Will American Evangelicals support immediate Israeli annexation? Well, it’s complicated, as I explain in my latest column for The Jerusalem Post.


(Jerusalem, Israel) — Please don’t stop praying for the peace of Jerusalem and the rest of the Epicenter. Day by day, things are getting more and more interesting.

Here are the first few paragraphs from my new column today in The Jerusalem Post. To read the full column, please click here. Hope you find it helpful in navigating the most controversial and contentious issue we’re dealing with here right now.


By Joel C. Rosenberg

Will American Evangelicals support Prime Minister Benjamin Netanyahu if he decides to immediately and unilaterally annex – or apply Israeli sovereignty over – some 30 percent of the land commonly known as the “West Bank,” and referred to in the Bible as “Judea and Samaria,” as early as next month?

It is an interesting question, and one that I find myself being asked again and again in recent weeks by Israeli officials, Arab leaders, Mideast analysts and reporters here in Israel.

However, most Evangelicals in the U.S. have not even heard of the “annexation debate.” In the last two months, I have not received a single email, text or phone call from an American Evangelical about this. Not even from leaders. Some probably are keeping an eye on the discussion, but the vast, vast majority are not. Why? Because they are, rightly, concentrating on far more pressing domestic matters – COVID-19, lockdowns, massive unemployment, how to reopen society and reboot the economy, when to re-open their churches, how to deal with the horror of the George Floyd murder, and how to reform the criminal justice system while reestablishing law and order in American cities beset by riots and looting.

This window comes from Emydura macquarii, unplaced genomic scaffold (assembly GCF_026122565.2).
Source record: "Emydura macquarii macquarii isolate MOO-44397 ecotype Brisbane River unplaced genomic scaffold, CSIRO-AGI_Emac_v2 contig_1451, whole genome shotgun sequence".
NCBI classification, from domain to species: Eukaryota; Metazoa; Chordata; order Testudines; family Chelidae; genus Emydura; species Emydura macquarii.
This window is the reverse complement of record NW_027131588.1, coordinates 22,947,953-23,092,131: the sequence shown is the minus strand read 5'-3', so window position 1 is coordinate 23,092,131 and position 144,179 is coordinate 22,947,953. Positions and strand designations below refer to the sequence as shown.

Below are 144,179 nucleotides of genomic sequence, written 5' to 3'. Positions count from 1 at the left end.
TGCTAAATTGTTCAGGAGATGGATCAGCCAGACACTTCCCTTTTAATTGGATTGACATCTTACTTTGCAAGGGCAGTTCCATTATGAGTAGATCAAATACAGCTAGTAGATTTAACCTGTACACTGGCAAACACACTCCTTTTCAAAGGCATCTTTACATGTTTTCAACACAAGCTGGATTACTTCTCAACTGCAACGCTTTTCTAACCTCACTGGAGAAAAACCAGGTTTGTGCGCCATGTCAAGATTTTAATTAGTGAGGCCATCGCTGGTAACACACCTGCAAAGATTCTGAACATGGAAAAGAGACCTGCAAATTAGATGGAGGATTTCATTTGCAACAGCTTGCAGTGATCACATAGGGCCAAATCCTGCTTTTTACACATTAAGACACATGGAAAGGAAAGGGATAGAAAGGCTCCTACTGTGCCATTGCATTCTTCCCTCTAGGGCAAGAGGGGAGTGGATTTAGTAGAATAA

That said, for those here in Israel and the Arab world who are understandably interested in how Evangelicals may react, let me break the issue down into a series of questions and offer my best assessment of each. Such assessments are based on extensive polling of Evangelicals that I have commissioned in recent years, as well as conversations with thousands of pastors, ministry leaders and rank-and-file members….

[To read the rest of the column, please click here.]

Note: These are my own personal views, offered in my private capacity as a dual U.S.-Israeli citizen, not as the founder and Chairman of The Joshua Fund, which is a non-profit organization that takes no positions on political or legislative issues.



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